It is often ignored or disregarded that the broad ideas of socialism—ideas promoting a mutually collective and egalitarian society—have actually been with humanity in different forms since its earliest beginnings. They are not a contemporary concept. The modern incarnation of what we call socialism today is the evolution of long existing historical ideas and concepts.

While there are lots of different tendencies under the broad tent that is “socialism” there is a common understanding among all of them that socialism is a system based on:

  • A society structured around inherent human equality and dignity which promotes and supports the prosperity and free development of all people
  • Democratic worker control of a collective economy designed to meet human needs
  • Radical democracy where power is evenly and justly distributed and which grants everyone an equal voice in the decisions that affect their lives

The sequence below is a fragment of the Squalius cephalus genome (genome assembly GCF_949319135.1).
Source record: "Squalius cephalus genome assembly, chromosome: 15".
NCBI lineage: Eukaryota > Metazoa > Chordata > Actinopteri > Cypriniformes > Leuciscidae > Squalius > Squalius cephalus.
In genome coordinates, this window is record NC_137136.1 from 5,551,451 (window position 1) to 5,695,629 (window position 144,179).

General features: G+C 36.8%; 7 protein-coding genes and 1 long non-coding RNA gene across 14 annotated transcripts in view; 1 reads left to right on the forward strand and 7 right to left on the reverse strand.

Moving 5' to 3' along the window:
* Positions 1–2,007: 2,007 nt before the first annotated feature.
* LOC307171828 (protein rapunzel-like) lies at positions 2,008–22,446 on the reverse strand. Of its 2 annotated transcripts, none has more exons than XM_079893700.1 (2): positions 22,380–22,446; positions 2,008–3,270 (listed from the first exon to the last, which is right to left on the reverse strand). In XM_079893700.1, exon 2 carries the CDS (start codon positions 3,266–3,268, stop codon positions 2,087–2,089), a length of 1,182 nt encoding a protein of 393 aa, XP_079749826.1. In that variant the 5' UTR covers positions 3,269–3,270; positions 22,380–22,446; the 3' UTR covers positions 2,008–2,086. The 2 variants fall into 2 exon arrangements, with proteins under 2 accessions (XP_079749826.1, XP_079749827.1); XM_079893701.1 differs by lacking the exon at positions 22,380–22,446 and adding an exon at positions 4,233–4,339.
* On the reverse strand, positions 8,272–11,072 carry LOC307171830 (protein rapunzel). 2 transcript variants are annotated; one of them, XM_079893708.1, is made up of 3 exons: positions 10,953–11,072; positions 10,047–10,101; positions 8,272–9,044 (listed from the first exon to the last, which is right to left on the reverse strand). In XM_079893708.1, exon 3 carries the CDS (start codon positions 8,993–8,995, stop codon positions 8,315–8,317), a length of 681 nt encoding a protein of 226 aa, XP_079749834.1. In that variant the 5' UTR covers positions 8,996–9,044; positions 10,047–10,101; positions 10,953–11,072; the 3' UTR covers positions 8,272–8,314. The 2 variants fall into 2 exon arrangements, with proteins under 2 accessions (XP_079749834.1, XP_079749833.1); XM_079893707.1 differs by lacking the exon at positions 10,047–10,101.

Understanding why socialism is opposed to capitalism, a privatized economic system driven by profit, is about understanding the relationship between power and class, and how political power is connected with economic power. Economics is how a society produces and distributes the things it wants and needs, so that means there is a lot of power in being able to determine how economic decisions are made and how wealth and resources are distributed.

Socialism’s opposition to capitalism is not simply about greed being bad and sharing being good, nor is it just about everyone paying taxes to publicly fund services and programs or the government owning everything. It’s about how the unequal and oppressive division of labor and wealth in our society relies on one class having economic and political dominance over the other.